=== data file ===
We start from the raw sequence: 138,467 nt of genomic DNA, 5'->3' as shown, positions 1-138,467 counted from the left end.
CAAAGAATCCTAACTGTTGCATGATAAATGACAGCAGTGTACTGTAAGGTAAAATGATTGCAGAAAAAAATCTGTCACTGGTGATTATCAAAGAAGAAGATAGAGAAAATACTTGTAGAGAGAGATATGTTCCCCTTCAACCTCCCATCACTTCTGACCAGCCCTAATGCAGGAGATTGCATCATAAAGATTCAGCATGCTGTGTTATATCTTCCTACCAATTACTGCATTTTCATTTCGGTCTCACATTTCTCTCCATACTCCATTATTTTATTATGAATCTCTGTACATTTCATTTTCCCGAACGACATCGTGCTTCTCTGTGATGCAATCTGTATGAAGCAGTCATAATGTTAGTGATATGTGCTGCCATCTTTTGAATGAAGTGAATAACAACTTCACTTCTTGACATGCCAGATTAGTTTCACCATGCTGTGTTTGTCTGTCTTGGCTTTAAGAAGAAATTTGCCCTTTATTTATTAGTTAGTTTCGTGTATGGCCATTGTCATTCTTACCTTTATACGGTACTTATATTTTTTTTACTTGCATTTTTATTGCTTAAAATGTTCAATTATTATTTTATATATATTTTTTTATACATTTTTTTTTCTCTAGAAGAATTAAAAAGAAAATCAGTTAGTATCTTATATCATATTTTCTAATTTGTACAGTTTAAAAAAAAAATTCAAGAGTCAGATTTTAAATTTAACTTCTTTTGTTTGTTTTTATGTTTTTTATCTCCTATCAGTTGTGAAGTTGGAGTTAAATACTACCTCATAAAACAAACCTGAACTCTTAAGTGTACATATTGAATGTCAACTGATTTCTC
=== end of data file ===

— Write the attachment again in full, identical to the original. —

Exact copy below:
We start from the raw sequence: 138,467 nt of genomic DNA, 5'->3' as shown, positions 1-138,467 counted from the left end.
CAAAGAATCCTAACTGTTGCATGATAAATGACAGCAGTGTACTGTAAGGTAAAATGATTGCAGAAAAAAATCTGTCACTGGTGATTATCAAAGAAGAAGATAGAGAAAATACTTGTAGAGAGAGATATGTTCCCCTTCAACCTCCCATCACTTCTGACCAGCCCTAATGCAGGAGATTGCATCATAAAGATTCAGCATGCTGTGTTATATCTTCCTACCAATTACTGCATTTTCATTTCGGTCTCACATTTCTCTCCATACTCCATTATTTTATTATGAATCTCTGTACATTTCATTTTCCCGAACGACATCGTGCTTCTCTGTGATGCAATCTGTATGAAGCAGTCATAATGTTAGTGATATGTGCTGCCATCTTTTGAATGAAGTGAATAACAACTTCACTTCTTGACATGCCAGATTAGTTTCACCATGCTGTGTTTGTCTGTCTTGGCTTTAAGAAGAAATTTGCCCTTTATTTATTAGTTAGTTTCGTGTATGGCCATTGTCATTCTTACCTTTATACGGTACTTATATTTTTTTTACTTGCATTTTTATTGCTTAAAATGTTCAATTATTATTTTATATATATTTTTTTATACATTTTTTTTTCTCTAGAAGAATTAAAAAGAAAATCAGTTAGTATCTTATATCATATTTTCTAATTTGTACAGTTTAAAAAAAAAATTCAAGAGTCAGATTTTAAATTTAACTTCTTTTGTTTGTTTTTATGTTTTTTATCTCCTATCAGTTGTGAAGTTGGAGTTAAATACTACCTCATAAAACAAACCTGAACTCTTAAGTGTACATATTGAATGTCAACTGATTTCTC